Stearns also was the man who clocked Dave Parker in Gary Cohen’s “favorite home plate collision” (mine too). The 6’5″,240-lb. “Cobra” came steaming into home plate like a freight train but the 6′, 185-lb. “Bad Dude” held his ground and upended Parker — busting Parker’s cheekbone in the process.

Hard to believe that Sammy Gervacio had a 1.15 WHIP and 2.25 ERA through 28 appearances coming into this game. His mechanics make it almost impossible for him to command his pitches — his front shoulder flies open way early and stride foot lands a good three feet to the left. As a result he has no balance, his momentum is going sideways rather than toward the plate, and his release point is wildly inconsistent. I suppose the wacky motion throws hitters off, but how long will that last?

I like Sean Green’s new submarine style, though he’s having trouble adjusting to it. His command is not great with it but with time it should take some strain off his elbow and thereby allow him pitch more often without a loss in effectiveness. If you are a longtime MetsToday reader, you know I’m a big fan of the submarine arm motion for several reasons.

Fernando Tatis and Cory Sullivan had a combined 9 plate appearances while Nick Evans remained on the bench. Perhaps Jerry Manuel wants Evans to finish the season on a high note, and feel good about Friday’s triple all winter.

Last Mets Game

For the first time since 2005, we know for sure that game 162 is the last one of the season. Brooklyn native Nelson Figueroa faces Nicaraguan Wilton Lopez in a 1 PM start on Sunday afternoon.


Mets Game 156: Win Over Marlins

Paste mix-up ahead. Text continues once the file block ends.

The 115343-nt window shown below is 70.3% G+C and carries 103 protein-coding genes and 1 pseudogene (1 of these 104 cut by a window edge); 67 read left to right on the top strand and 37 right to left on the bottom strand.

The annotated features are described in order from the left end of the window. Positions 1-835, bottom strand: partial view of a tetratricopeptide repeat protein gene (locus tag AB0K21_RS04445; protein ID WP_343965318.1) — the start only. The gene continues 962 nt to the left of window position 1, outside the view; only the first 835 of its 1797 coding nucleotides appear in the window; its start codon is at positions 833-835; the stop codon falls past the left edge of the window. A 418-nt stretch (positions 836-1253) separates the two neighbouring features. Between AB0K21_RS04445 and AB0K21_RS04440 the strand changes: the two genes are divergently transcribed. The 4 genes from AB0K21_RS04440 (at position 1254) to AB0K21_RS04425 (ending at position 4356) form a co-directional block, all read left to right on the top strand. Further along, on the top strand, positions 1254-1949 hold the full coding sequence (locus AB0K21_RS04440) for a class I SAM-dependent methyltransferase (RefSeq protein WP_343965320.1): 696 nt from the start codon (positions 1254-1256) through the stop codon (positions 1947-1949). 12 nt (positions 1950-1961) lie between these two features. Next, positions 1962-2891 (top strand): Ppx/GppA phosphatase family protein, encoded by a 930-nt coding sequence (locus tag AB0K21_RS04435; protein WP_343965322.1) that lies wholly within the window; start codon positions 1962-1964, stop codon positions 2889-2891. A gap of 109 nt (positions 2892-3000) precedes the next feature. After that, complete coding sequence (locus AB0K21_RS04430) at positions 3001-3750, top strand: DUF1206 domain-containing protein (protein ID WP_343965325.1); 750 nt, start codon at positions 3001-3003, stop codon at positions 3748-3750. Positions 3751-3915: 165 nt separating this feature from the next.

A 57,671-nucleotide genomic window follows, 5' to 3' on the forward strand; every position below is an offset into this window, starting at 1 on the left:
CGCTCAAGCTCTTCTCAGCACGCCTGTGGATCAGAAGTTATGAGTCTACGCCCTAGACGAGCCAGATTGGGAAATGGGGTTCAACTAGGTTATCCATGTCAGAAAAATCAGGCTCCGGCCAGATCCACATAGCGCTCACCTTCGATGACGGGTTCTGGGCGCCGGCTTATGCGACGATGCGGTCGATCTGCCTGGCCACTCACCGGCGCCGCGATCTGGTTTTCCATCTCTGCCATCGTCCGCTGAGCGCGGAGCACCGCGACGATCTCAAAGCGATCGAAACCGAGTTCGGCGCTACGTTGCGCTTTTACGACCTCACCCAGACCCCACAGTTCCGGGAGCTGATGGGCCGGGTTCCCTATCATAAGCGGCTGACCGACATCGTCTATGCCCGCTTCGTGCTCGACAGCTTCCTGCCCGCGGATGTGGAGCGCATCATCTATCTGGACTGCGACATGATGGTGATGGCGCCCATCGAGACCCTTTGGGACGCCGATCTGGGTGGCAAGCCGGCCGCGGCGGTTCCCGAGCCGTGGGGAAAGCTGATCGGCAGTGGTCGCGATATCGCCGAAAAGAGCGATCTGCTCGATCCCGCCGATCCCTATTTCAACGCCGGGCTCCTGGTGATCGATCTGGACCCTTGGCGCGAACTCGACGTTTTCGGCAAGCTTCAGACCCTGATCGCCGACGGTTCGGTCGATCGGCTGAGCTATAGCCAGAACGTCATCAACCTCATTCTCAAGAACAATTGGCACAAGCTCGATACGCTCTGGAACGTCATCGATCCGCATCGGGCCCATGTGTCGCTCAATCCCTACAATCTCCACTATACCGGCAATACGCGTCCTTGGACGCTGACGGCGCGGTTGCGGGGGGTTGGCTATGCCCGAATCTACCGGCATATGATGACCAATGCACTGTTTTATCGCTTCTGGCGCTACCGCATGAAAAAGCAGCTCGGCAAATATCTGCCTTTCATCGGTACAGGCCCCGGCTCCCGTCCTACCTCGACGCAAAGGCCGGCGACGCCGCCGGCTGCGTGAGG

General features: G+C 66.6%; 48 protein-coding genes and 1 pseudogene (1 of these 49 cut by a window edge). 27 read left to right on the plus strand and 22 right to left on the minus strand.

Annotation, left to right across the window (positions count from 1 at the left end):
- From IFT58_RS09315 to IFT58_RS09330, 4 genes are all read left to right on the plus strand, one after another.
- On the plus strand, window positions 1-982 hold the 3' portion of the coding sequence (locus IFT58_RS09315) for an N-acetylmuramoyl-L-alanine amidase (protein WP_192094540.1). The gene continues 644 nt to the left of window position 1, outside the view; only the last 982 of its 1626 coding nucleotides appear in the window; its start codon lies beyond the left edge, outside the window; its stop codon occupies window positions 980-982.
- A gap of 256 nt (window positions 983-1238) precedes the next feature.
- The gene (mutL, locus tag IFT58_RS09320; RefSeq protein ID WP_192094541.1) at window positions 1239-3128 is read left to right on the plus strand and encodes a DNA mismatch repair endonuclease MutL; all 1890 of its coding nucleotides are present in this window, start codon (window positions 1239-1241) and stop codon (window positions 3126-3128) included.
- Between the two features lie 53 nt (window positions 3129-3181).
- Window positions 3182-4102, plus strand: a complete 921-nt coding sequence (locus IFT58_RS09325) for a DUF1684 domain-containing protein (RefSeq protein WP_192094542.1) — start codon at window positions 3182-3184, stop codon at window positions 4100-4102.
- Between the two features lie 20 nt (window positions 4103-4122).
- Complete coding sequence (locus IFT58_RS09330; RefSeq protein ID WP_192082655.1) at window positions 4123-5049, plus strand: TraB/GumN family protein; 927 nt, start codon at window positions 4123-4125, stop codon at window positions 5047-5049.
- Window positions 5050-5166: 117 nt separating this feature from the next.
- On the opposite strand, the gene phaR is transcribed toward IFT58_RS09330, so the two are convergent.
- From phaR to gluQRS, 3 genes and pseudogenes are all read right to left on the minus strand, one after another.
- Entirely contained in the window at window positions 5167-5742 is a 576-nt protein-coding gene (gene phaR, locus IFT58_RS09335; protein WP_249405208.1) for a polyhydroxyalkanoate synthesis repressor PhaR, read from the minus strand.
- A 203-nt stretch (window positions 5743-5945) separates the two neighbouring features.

Mets 4 Marlins 0

Payback’s a beach …

It wasn’t quite as dramatic as the Marlins’ extinguishing of the Mets’ playoff chances at the end of the 2007 and 2008 seasons, but this game more or less put the kibosh on Florida’s shot at the Wild Card.

Patrick Misch used magic, voodoo, smoke, and mirrors to get through the first five frames, in which he allowed 11 baserunners — yet not one scored. After that, though, he set the Fish down in order, finishing his second MLB win, first shutout, and first complete game.

Meanwhile, the Mets scored four despite the absence of the cavalry — David Wright and Carlos Beltran both had the day off, and well, Carlos Delgado and Jose Reyes still aren’t back. So Jeff Francoeur picked up the slack, blasting his 14th homerun of the season (9th as a Met), and Anderson Hernandez of all people hitting a solo shot. Those two dingers and a sac fly by Josh Thole accounted for the day’s scoring.


Francoeur also reached over the rightfield wall to snare a fly ball off the bat of Chris Coghlan to prevent a homerun and preserve the shutout.

Wilson Valdez had three hits and played fine defense at shortstop.

Ronny Paulino drives me nuts; he might be one of the most athletic and skilled catchers in the National League, but his lapses in focus and bouts of laziness make him an enigma. He reminds me of Javier Lopez in a non-contract year.

The Marlins have so much good young pitching, but those youngsters can’t seem to put it together. I wonder if they would benefit from a veteran backstop like Pudge Rodriguez, or a different pitching coach / manager. There seems to be a lot of untapped potential on the Miami mound.

Next Mets Game

The Mets move on to Washington, DC to face the Nationals on Monday night. Nelson Figueroa faces Ross Detwiler in a 7:05 PM start.


Mets Game 151: Loss to Braves

Braves 11 Mets 3

Thank goodness this game was played on the same night as the premiere of House MD. And thanks to Patrick Misch for allowing the score to get out of hand with minutes to spare before the 8 PM start time for House.

Unfortunately, the first episode of House MD was nearly as bad as the game. So it was a tough night all around. The good news for Dr. Gregory House is, he’s out of the mental hospital. The bad news for the Mets is, there are still 11 games to play in 2009.

Misch was blasted in his 1 1/3 innings. Three of the first dozen batters he faced hit homeruns. I won’t get into the gory details.

Meanwhile Derek Lowe and Kenshin Kawakami combined to allow three runs on seven hits in nine innings, walking none and striking out eight. It took the Mets six pitchers to give the Braves eleven runs.


Even my wife wanted to know why it took so many Mets pitchers to finish this laugher. No one could play the role of sacrificial lamb? The only surprise was that we saw neither Sean Green nor Pedro Feliciano.